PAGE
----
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The once and future Olympia


Good day to you all, Friends and Neighbors:

I am a proud citizen of our quaint city and a witness to the changes which have come downtown over the twelve years I have resided here. For the most part, we have held our own in the battle of civic pride vs. uncivil behavior, but the spectre of “gentrification” has overtaken those in authority, bringing a new set of problems and solving few of the old ones.

A stalwart figure in the Works In Progress annals, Dan Leahy, researched the progress made by “developers” in our downtown area, which may have produced profitable buildings, but has not to date improved the economy of the City of Olympia [Leahy at]

A couple years back, I found a Chamber of Commerce review of Olympia’s desirable qualities in the Washington Post. It praised our breweries, art galleries, colorful alleyways, genteel marinas and waterfront parks. We were wishing to be known as a “walkable” town. Nowadays, we have watched as the portion of our population without any sort of housing has multiplied and lessened enthusiasm for a stroll around downtown.

Dan’s research predicted that the new “mixed use” construction would bring a wealthier group to reside here, and that their presence would not raise the standard of living nor improve the financial structure of city government. All this has now come to pass. The apartments in downtown, mostly complete and occupied, have added about one thousand persons to the population with the accompanying “footprint” of urban dwellers and the demand for the best infrastructure that is available to support modern living.

The tax breaks, time limited as they are, prevent the city from gathering revenue appropriate to the burden of so many people in one place. The developers will be well rewarded and the builders will be paid, but the city will struggle to provide the usual services for a suddenly increased population. Comparisons with other small cities fail, mostly because our primary employer is the government.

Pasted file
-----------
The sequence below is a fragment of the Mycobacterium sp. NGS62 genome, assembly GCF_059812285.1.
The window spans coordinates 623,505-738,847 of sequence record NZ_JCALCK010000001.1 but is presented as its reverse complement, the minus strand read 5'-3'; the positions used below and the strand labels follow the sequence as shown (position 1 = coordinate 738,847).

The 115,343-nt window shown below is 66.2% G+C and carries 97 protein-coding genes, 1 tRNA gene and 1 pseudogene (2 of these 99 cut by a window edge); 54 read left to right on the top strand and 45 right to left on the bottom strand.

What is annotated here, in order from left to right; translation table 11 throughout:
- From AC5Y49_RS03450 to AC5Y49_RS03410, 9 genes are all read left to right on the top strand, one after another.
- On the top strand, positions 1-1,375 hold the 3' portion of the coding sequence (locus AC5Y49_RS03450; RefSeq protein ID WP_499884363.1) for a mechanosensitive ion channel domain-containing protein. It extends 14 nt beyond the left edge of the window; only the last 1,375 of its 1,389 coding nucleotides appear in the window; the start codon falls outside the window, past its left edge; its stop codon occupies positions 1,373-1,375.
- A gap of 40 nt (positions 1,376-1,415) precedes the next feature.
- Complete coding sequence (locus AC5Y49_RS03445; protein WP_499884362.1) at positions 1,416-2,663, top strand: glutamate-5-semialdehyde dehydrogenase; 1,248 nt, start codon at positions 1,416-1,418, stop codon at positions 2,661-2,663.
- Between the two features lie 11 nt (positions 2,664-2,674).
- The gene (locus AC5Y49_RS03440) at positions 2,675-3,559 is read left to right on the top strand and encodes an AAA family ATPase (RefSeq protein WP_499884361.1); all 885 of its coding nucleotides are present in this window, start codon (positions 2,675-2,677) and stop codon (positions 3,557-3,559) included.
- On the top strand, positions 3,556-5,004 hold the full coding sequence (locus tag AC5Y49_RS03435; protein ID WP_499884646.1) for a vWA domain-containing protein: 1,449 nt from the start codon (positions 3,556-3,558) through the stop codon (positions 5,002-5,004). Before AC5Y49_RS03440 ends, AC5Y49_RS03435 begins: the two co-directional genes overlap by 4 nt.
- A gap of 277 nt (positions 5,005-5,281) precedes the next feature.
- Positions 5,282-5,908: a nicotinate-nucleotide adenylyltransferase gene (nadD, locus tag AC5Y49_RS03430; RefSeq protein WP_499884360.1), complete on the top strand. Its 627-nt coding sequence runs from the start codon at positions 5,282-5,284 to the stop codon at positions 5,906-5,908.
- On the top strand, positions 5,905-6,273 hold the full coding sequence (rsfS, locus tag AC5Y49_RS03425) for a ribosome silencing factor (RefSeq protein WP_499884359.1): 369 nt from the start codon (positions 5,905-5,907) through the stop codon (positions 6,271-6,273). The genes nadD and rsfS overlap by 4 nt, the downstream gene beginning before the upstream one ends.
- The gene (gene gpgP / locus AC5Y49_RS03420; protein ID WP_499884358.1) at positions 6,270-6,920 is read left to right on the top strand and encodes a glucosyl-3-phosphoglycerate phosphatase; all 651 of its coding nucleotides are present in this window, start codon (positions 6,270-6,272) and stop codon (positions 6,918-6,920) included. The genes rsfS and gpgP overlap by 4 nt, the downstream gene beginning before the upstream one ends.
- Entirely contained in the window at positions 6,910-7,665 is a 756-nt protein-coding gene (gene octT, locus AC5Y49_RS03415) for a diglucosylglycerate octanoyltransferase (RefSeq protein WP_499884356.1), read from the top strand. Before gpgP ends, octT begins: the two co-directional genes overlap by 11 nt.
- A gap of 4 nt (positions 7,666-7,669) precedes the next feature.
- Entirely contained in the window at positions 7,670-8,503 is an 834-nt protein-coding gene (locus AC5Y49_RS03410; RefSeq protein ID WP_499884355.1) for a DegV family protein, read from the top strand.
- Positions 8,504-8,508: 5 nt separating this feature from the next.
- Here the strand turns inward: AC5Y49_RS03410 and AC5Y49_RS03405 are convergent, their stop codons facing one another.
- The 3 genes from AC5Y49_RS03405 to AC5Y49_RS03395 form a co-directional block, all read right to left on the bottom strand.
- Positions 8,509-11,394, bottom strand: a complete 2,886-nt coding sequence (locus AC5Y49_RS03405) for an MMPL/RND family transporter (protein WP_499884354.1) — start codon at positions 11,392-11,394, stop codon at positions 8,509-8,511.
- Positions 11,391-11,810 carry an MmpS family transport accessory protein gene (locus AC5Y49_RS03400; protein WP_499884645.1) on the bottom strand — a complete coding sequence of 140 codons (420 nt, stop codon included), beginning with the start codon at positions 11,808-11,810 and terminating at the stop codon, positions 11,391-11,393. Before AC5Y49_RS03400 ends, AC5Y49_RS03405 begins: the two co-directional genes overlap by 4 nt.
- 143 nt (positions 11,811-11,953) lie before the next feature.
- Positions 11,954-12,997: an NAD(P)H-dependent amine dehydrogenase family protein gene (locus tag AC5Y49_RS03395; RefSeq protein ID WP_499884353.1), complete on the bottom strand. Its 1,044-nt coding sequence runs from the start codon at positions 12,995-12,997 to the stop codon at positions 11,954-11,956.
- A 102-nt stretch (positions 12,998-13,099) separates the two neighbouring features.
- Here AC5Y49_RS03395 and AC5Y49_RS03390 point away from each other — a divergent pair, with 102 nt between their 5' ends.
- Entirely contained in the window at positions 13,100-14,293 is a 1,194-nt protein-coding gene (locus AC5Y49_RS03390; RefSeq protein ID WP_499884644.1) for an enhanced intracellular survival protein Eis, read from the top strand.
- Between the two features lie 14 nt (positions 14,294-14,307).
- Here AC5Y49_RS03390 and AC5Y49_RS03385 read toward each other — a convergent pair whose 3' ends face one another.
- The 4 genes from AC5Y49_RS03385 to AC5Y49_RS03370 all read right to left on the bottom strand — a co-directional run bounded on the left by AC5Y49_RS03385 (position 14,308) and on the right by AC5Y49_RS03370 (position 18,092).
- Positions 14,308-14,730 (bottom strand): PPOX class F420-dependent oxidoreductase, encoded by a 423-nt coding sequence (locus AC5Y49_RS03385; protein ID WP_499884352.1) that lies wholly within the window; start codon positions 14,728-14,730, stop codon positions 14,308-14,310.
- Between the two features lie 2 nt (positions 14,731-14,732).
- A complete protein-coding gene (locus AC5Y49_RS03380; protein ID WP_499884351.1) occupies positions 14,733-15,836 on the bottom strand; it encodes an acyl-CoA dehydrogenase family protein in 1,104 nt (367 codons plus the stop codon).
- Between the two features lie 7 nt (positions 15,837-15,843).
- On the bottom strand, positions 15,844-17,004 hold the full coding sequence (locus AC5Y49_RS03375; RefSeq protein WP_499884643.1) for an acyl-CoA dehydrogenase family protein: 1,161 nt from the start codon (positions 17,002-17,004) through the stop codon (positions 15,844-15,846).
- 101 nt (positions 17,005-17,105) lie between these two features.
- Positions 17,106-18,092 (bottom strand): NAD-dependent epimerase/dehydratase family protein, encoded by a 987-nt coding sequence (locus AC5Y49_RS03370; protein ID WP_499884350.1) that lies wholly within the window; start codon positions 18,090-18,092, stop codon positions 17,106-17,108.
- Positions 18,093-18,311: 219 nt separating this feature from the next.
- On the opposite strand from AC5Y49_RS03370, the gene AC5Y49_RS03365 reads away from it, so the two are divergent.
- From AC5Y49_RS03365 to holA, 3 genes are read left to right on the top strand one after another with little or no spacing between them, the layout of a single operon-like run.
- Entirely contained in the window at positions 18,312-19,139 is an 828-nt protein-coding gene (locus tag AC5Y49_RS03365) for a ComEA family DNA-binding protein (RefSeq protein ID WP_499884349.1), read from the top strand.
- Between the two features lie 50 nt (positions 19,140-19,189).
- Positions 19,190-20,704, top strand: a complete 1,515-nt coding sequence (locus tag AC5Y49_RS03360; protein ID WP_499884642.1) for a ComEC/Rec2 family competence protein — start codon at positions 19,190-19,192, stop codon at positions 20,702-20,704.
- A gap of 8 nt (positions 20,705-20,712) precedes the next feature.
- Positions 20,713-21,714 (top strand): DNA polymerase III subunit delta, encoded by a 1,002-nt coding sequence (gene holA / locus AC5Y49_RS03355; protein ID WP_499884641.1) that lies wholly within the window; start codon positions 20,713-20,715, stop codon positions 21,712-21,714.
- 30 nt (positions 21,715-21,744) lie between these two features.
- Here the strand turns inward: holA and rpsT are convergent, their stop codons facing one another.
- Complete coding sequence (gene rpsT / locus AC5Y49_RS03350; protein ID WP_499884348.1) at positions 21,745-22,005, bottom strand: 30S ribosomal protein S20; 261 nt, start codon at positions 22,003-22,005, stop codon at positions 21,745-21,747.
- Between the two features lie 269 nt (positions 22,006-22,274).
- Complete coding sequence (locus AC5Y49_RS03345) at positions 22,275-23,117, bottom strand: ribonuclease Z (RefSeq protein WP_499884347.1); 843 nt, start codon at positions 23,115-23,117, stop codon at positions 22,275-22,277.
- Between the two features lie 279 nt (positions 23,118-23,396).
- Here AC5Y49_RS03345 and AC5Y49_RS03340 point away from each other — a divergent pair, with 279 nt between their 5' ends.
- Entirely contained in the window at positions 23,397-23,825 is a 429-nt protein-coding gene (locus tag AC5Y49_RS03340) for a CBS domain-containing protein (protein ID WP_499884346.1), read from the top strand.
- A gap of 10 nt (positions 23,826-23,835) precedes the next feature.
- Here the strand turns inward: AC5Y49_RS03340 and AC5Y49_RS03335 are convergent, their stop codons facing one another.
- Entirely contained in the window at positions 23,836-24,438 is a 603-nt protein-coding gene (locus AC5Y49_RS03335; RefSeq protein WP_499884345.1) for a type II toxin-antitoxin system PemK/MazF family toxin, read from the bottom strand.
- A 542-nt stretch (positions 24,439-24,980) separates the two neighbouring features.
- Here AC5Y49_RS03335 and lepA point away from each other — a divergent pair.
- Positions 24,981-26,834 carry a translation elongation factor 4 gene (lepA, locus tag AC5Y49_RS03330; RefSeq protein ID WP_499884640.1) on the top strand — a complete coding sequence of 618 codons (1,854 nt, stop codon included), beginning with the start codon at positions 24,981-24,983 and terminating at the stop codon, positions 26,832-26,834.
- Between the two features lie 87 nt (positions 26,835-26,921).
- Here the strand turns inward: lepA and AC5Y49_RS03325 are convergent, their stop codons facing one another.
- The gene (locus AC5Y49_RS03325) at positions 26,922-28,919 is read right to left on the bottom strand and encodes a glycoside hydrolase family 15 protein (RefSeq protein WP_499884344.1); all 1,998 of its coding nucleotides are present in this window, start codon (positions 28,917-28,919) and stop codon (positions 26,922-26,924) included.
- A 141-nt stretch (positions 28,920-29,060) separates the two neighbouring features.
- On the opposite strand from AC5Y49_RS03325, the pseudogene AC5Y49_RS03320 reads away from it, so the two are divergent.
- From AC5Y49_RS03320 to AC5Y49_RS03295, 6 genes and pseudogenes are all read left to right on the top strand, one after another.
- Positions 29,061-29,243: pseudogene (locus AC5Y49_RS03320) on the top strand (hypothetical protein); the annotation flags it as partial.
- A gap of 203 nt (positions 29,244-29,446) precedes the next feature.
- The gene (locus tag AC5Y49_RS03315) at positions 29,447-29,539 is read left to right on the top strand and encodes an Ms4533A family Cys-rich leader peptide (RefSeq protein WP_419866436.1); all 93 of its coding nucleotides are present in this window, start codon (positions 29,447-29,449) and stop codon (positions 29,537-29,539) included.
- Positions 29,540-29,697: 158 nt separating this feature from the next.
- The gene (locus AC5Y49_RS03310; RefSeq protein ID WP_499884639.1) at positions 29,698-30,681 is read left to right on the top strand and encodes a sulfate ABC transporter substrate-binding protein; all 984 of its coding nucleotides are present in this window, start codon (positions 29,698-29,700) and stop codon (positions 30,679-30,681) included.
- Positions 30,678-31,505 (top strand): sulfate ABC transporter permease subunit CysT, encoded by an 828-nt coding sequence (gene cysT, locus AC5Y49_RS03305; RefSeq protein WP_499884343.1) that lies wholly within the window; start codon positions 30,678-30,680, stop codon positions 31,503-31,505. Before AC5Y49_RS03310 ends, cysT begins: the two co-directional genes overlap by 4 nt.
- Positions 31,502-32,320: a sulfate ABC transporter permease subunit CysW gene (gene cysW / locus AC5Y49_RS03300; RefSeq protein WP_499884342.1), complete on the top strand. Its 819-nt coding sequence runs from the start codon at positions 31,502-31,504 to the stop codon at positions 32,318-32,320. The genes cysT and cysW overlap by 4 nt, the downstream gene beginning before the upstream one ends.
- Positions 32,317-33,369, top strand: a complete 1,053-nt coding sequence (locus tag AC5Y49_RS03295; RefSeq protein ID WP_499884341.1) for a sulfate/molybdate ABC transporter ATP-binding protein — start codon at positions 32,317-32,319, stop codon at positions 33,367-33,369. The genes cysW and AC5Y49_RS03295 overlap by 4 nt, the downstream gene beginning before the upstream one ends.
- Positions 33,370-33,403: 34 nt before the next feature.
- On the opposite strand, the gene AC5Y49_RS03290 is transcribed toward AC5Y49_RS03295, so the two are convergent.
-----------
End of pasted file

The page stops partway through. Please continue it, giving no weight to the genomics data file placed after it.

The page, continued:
In 1918, the decision to erect the stately buildings which perch on Capitol hill transformed our economy and put Olympia in a different class, along with state capitals everywhere in the US. In contrast to Manhattan, NY, commerce took second place to government as a driver of the local economy. As with the District of Columbia, government is not always the best kind of citizen.

In the nineteenth century, folks like Edmund Sylvester came to garner profit from the Pacific Coast trade and exploit resources like evergreen forests. The harbor area was reformed to accommodate a variety of shipping. A rail line was built to bring in logs to form great rafts that floated up Puget Sound. The present downtown sits at sea level and is largely composed of buildings resting on filled land. The harbor was intended to serve commerce and an expanded downtown to bring goods and services to residents on the hillsides and beyond.

The question in the air during the few years I have resided in downtown Olympia is “What are we doing here?” The progress represented by the several new apartment structures has begged that question by raising a vision of gracious living above street level. Apartment dwellers do not automatically engage with an urban environment as they might if they owned their residence. In today’s fluid economic environment, someone in a downtown apartment may not ever set foot on a sidewalk to get their basic needs met. If the view from your window is of a place you go on impulse to “get out” or to walk the dog, will you have the same civic feeling as the owner of a legacy home?

The point is that I cannot ask these questions where it matters. I wish for the newest residents to ask themselves what changes need to come to fulfill the promise offered by the advertisements that brought them here. Is it a fine view as long as you stay inside, but fraught with unpleasantness as you step out? Are we longer-term citizens expected to clear away refuse (of all sorts) and polish up the infrastructure?

Citizenship in a town is a simple fact of occupancy, but a healthy community must come with purposeful actions that enable people living close together to feel safe, and see themselves as part of human progress. If what we have here represents a common vision of progress, let’s move to put life in the vision. You can’t put stick figure people into an architectural schematic and see the value of the architecture.

Bottom line: we cannot leave all the decisions to government if we are to be known as a healthy town to walk around in. Once we can be on the street together with civic pride evident, we may also fill any deficit in city revenue by regularly patronizing downtown merchants and services rather than motoring out of the city or looking online for every kind of thing that might be available locally.

Fred Silsby is a proud denizen of downtown Olympia and a former newspaperman.


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